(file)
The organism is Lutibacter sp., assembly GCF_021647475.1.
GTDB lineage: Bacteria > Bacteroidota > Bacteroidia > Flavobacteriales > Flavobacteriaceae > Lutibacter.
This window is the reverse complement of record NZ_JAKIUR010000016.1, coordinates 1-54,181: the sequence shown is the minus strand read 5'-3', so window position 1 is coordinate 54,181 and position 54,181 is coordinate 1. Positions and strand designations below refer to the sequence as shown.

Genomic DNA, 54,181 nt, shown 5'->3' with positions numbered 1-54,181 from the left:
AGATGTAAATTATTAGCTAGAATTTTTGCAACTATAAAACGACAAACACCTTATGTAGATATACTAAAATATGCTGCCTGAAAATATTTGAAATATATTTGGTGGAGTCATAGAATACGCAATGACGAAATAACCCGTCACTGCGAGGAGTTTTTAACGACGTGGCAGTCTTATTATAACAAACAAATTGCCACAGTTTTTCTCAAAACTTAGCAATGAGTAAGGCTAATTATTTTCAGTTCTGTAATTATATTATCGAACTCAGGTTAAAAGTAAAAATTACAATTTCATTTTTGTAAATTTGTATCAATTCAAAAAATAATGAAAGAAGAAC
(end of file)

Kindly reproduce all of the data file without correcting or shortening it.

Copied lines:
The organism is Lutibacter sp., assembly GCF_021647475.1.
GTDB lineage: Bacteria > Bacteroidota > Bacteroidia > Flavobacteriales > Flavobacteriaceae > Lutibacter.
This window is the reverse complement of record NZ_JAKIUR010000016.1, coordinates 1-54,181: the sequence shown is the minus strand read 5'-3', so window position 1 is coordinate 54,181 and position 54,181 is coordinate 1. Positions and strand designations below refer to the sequence as shown.

Genomic DNA, 54,181 nt, shown 5'->3' with positions numbered 1-54,181 from the left:
AGATGTAAATTATTAGCTAGAATTTTTGCAACTATAAAACGACAAACACCTTATGTAGATATACTAAAATATGCTGCCTGAAAATATTTGAAATATATTTGGTGGAGTCATAGAATACGCAATGACGAAATAACCCGTCACTGCGAGGAGTTTTTAACGACGTGGCAGTCTTATTATAACAAACAAATTGCCACAGTTTTTCTCAAAACTTAGCAATGAGTAAGGCTAATTATTTTCAGTTCTGTAATTATATTATCGAACTCAGGTTAAAAGTAAAAATTACAATTTCATTTTTGTAAATTTGTATCAATTCAAAAAATAATGAAAGAAGAAC